.30 Pedersen Device Ammo Model of 1918

Military Ammunition Identification Charts and Graphics

Modern US Military Ammo Chart
5.56 mm, 7.62 mm, 9 mm, 10- and 12-gauge, .22 Caliber, .30 Caliber, .38 Caliber, .45 Caliber, .300 WinMag and .50 Caliber. 5.56 mm cartridge is used in the M16 Rifle, M4 Carbine and M249 Squad Automatic Weapon. The 7.62 mm cartridge is used in the M240 Machine Gun, as well as the M24, M110 and M14 Enhanced Battle Rifle Sniper Rifles. The 9 mm cartridge is fired in the M9 Pistol. The M2010 Sniper Rifle uses the .300 WinMag cartridge.
Visual Color Code and ID Guides-These are just a few useful charts for the identification of various military production ammo cartridges and bullets. Color identification is helpful in classifying surplus ammunition.Pictures may not represent actual size.
M2 US Military Ammo Tip Color Codes
Bullet Tip Color Codes Meaning for US Military Rounds
Military Ammo Cartridges and The Bullets/ Projectiles for Each
Common Military Cartridges and Their Bullets Visual Comparison Chart

Am. Ex. Co. Smith and Wesson S&W DA .38 w/ Letter

I Have This Item For Sale .....Am. Ex. Co. Smith and Wesson S&W DA .38 w/ Letter

This is an American Railway Express Company S&W Double Action 4th model in .38 S&W. It was shipped directly to the American Express Railway Company in 1903 as established by Roy Jinks with included letter. Am. Ex. Co is stamped on the back strap along with the company rack number. It was one of 25 shipped to Am. Ex. At that time. The action is excellent tight and crisp with a good bore. Lock up is very good. There is a star by the serial number indicating that it was at some point sent back to the S&W factory for repair or refinishing. It was likely factory refinished as indicated by the wear patterns compared to the remaining finish. Gun shows holster wear signs that it was carried a lot but the smooth tight action indicates it was rarely if ever fired.  This was probably carried in a holster daily by an agent for many years. This is a very rare find as not many of these are out there. Must ship to FFL or C&R. Buyer must be legally able to purchase and own a firearm. For sale on Gunbroker here https://www.gunbroker.com/item/778119624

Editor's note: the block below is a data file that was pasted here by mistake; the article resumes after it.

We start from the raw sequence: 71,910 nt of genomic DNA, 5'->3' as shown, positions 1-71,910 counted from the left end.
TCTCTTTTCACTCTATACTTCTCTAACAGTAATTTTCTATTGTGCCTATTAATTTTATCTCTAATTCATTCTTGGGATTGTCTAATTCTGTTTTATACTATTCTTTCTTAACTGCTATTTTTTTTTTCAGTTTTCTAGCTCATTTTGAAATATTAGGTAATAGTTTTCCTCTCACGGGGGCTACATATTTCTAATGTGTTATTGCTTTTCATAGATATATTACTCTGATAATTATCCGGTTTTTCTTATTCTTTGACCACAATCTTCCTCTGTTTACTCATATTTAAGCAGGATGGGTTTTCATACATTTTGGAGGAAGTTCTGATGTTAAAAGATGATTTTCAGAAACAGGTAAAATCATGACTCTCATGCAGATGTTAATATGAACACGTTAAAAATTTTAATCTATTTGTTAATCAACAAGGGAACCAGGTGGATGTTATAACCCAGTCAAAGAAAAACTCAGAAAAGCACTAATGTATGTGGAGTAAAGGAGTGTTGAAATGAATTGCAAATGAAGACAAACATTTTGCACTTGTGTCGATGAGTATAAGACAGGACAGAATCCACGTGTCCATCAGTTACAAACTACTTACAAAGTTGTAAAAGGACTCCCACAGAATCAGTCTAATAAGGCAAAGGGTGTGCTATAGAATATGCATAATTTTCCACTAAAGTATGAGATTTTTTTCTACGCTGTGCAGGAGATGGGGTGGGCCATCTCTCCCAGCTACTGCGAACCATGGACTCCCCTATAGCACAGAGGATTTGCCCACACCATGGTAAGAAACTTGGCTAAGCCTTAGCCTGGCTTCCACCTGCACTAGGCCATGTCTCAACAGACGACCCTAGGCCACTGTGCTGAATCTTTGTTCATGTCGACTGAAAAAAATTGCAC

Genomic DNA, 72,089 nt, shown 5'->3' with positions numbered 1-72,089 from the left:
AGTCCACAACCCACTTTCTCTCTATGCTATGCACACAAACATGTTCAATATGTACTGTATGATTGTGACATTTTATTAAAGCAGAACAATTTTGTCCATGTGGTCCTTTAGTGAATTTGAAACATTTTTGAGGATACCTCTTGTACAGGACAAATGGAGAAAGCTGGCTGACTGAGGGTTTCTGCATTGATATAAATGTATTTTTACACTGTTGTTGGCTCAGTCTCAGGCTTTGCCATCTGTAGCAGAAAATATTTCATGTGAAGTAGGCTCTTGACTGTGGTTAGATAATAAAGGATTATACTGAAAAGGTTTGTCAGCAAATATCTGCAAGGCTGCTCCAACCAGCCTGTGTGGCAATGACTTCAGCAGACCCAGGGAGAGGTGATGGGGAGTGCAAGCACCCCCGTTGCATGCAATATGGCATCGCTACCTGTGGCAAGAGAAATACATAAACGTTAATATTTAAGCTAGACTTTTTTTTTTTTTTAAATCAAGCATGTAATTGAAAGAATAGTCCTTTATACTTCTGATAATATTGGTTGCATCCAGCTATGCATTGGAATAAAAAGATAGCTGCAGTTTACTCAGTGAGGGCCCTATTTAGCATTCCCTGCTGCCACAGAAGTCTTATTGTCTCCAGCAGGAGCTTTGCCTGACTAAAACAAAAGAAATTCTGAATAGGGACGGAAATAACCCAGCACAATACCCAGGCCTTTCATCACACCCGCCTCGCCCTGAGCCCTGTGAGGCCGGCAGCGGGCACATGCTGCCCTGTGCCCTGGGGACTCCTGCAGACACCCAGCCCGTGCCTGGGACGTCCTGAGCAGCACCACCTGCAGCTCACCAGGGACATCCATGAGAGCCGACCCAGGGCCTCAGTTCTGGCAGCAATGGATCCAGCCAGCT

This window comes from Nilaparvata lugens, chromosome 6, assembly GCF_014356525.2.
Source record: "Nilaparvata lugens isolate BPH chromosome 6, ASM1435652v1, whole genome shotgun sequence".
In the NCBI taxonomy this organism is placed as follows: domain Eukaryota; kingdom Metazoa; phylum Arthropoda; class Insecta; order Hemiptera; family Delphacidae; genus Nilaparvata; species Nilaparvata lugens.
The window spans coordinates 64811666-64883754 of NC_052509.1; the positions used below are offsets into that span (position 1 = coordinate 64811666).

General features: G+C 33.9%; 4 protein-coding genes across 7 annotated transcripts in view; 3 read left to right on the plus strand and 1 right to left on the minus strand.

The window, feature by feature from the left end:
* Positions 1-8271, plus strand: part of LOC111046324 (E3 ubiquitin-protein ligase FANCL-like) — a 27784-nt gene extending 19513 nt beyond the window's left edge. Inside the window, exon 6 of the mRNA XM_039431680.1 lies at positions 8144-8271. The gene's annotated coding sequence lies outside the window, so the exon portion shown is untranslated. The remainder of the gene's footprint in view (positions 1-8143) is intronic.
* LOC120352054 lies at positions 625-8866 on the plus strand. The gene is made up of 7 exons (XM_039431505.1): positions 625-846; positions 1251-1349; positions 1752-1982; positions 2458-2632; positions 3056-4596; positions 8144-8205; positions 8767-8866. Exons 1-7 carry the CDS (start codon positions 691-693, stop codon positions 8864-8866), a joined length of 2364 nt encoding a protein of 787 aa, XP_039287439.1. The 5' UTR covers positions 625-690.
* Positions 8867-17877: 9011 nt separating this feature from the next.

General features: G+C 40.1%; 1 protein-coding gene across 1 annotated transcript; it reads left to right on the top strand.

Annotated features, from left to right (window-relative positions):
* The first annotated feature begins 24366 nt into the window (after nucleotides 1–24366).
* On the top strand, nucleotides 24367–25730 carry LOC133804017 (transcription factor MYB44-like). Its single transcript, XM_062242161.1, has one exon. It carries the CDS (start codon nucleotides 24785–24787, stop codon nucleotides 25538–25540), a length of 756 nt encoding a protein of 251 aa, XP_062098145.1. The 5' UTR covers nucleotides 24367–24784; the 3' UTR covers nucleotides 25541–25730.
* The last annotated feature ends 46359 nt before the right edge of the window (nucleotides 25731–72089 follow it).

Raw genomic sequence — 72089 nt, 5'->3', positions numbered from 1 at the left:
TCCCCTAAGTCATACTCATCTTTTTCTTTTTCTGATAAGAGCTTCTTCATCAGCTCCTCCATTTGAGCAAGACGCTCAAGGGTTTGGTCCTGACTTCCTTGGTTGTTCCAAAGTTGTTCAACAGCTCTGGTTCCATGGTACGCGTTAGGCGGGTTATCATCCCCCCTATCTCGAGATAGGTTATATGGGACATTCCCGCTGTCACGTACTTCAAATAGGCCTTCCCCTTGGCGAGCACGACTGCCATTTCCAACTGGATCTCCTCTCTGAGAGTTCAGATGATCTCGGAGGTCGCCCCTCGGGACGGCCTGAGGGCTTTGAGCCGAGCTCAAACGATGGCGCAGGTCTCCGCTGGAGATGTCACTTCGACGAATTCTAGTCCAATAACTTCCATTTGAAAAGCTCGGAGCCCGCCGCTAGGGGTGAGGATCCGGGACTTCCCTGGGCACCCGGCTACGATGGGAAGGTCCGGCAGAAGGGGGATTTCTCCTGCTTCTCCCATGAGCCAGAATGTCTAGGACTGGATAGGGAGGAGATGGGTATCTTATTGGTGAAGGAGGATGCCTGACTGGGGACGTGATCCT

Am. Ex. Co. Smith and Wesson S&W DA .38

American Railway Express Company Revolver

Back Strap of an American Express Railways Company .38 S&W

Antique American Express Detective/ Agent Badge

American Express Company Air Service Delivery Truck / Airplane

 From The Letter Of Authenticity :
The revolver you inquired about is a .38 Double Action. This model was introduced in 1880 and
manufactured until 1911, with a total production of 554,077 revolvers. It was designed to fire the
.38 Smith & Wesson cartridge and was available in blue or nickel finish. During the first twenty-nine
years that this model was produced, four major design changes were made. These design
improvements are now classified by collectors as separate models to distinguish the different
variations from the original. The resulting five categories are simply labeled .38 Double Action
First Model through .38 Double Action Fifth Model.
The revolver described in your letter is classified as a .38 Double Action Fourth Model. This
model was introduced in 1889 and manufactured until 1909 with a total production of 216,300
revolvers. These were produced between serial numbers 322001 and 539000 of the .38 Double
Action series.
We have researched your Smith & Wesson .38 Double Action Fourth Model, caliber .38 Smith &
Wesson revolver in company records which indicate that your handgun, with serial number
45----, was shipped from our factory on November 2, 1903 and delivered to American Express
Co. no address listed. This revolver was shipped with a 4 inch barrel, nickel finish, and
checkered black hard rubber grips. This shipment was for 25 units and the back straps were
marked "Am. Ex. Co.". These revolvers were generally delivered to the local American Express
office in Springfield, MA. The star next to the serial number indicates the revolver had been
returned to the factory.